Hospital Stays Down

April 25, 2001 ( - The average length of a hospital stay in the US declined from more than 7 days in 1980 to 5 days in 1999, which could mean lower healthcare expenses for employers.

The results came from the Centers for Disease Control and Prevention, which noted that the decline is largely the result of an increase in “same-day” outpatient surgery and the advent of less-invasive procedures.

Other factors contributing to the decline include:

  • new drug therapies
  • cost-management controls
  • alternative forms of healthcare organization and payment

Heart disease is the most frequent cause of hospitalization, with 4.5 million discharges out of 32 million hospitalizations in 1999, according to the CDC. Next most common reasons were:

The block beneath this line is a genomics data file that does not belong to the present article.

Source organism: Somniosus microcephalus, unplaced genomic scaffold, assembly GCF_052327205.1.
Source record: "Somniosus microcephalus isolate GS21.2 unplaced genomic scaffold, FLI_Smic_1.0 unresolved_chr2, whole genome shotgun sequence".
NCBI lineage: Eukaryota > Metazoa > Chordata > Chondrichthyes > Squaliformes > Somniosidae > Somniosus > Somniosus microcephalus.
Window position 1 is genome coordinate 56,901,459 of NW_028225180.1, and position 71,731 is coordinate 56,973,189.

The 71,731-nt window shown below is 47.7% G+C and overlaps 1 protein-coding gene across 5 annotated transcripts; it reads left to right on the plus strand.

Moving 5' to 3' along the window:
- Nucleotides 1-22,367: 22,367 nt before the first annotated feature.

• child birth
  • pneumonia
  • cancer
  • psychotic episodes
  • fractures

The rate of hospitalizations has also dropped since 1980 ? by nearly 30% – to 122 per 1,000 people last year from 168 per 1,000 in 1980.

During the 1990s, the hospital discharge rate increased among older patients, a factor offset by a decrease in hospitalizations among younger people, leaving the rate stabilized.